In Depth: Pediatrics

Taking Care of Your Child

There are many medical tests, treatments and procedures out there now for kids and teenagers. But which ones are right for your child, and which ones might actually do more harm than good?
The materials here, created by Consumer Reports as part of the Choosing Wisely program,  explain which tests and treatments might be right for your child -- and what you can do instead if you decide to skip them. Here's a useful summary: Getting the Right Care to Keep Your Children Healthy.

Contents of This Section

Sore Throat, Pink Eye, and Other Common Ailments
Asthma, Allergies, and Other Respiratory Ailments
CT Scans, MRIs, and X-rays for Your Child
Pregnancy, Newborns, and Babies
Tests and Drugs That Your Teenager Can Avoid

Asleep

Sore Throat, Pink Eye, and Other Common Ailments

When your child doesn’t feel well, you may want to give him or her something to feel better – quickly. Often times you may think that antibiotics will help. But is that always the best choice?

 

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Think your Child Needs Antibiotics? Antibiotics often aren’t the answer. Taking antibiotics when they aren’t needed can cause dangerous side effects. They can also increase the chance that the drugs won’t work for your child, and other children, when they really are needed.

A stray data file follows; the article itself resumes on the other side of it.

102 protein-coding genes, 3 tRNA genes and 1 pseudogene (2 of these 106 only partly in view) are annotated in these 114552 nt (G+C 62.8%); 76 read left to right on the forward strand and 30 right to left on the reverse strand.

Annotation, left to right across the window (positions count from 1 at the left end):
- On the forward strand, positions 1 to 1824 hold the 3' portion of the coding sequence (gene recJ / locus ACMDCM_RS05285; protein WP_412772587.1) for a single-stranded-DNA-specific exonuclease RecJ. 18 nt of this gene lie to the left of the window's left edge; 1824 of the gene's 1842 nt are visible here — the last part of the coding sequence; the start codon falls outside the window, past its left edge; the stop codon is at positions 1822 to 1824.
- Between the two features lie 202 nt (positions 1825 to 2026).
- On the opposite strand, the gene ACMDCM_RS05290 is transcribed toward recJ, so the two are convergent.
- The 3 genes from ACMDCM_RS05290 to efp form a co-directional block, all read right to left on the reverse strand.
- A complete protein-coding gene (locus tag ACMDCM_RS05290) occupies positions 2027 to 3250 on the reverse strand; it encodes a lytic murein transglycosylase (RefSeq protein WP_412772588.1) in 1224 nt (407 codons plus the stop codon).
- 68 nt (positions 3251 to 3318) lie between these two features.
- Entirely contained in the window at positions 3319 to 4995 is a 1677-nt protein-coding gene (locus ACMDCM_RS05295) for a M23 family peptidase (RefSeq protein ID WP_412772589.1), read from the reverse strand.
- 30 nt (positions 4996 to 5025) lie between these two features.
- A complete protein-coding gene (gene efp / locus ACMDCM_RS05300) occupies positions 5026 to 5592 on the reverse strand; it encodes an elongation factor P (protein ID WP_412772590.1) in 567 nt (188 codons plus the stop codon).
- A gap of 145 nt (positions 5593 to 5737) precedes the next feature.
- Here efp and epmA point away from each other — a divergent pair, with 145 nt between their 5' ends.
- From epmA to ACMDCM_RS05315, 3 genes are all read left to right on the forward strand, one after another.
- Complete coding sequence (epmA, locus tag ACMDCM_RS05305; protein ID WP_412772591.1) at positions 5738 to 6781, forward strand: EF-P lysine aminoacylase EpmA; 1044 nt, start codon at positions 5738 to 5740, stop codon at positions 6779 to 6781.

Antibiotics for a Cough, Sore Throat or Runny Nose Most of the time, children don't need antibiotics for a sore throat, cough or runny nose. In fact, they can do more harm than good.

Antibiotics for Pink Eye Pink eye (conjunctivitis) is a common condition, especially in children. Doctors often prescribe antibiotic eye drops or ointments for pink eye. But antibiotics don’t usually help – and can actually cause harm.

Antibiotics for Ear Infections in Children In most cases of middle ear infection, antibiotics are not needed. They don't work for ear infections caused by viruses and do not help the pain. Usually, viral infections and many bacterial infections go away on their own in two to three days, especially in children who are over 2 years old.

Oral Antibiotics for Ear Infections Sometimes antibiotic eardrops are safer and more effective than oral antibiotics. This is particularly true for children with tubes in their ear and people with Swimmer's Ear.